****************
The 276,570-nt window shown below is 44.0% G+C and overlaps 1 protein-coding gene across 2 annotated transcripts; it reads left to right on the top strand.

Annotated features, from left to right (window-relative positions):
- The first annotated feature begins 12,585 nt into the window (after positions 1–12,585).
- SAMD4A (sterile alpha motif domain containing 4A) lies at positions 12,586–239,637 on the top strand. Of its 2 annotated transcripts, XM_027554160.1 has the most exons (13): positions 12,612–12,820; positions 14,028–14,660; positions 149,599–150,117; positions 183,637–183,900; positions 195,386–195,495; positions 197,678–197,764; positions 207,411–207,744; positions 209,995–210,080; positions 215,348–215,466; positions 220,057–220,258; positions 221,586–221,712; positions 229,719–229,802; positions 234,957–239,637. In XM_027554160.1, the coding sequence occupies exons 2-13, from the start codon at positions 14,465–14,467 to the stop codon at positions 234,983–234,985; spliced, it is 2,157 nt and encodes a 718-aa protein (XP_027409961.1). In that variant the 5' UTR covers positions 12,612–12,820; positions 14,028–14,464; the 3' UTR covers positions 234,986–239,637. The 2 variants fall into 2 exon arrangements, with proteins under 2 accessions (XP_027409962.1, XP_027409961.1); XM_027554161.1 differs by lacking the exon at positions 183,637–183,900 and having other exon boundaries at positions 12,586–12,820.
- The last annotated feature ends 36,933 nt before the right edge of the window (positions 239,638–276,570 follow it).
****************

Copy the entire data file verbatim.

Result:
The 276,570-nt window shown below is 44.0% G+C and overlaps 1 protein-coding gene across 2 annotated transcripts; it reads left to right on the top strand.

Annotated features, from left to right (window-relative positions):
- The first annotated feature begins 12,585 nt into the window (after positions 1–12,585).
- SAMD4A (sterile alpha motif domain containing 4A) lies at positions 12,586–239,637 on the top strand. Of its 2 annotated transcripts, XM_027554160.1 has the most exons (13): positions 12,612–12,820; positions 14,028–14,660; positions 149,599–150,117; positions 183,637–183,900; positions 195,386–195,495; positions 197,678–197,764; positions 207,411–207,744; positions 209,995–210,080; positions 215,348–215,466; positions 220,057–220,258; positions 221,586–221,712; positions 229,719–229,802; positions 234,957–239,637. In XM_027554160.1, the coding sequence occupies exons 2-13, from the start codon at positions 14,465–14,467 to the stop codon at positions 234,983–234,985; spliced, it is 2,157 nt and encodes a 718-aa protein (XP_027409961.1). In that variant the 5' UTR covers positions 12,612–12,820; positions 14,028–14,464; the 3' UTR covers positions 234,986–239,637. The 2 variants fall into 2 exon arrangements, with proteins under 2 accessions (XP_027409962.1, XP_027409961.1); XM_027554161.1 differs by lacking the exon at positions 183,637–183,900 and having other exon boundaries at positions 12,586–12,820.
- The last annotated feature ends 36,933 nt before the right edge of the window (positions 239,638–276,570 follow it).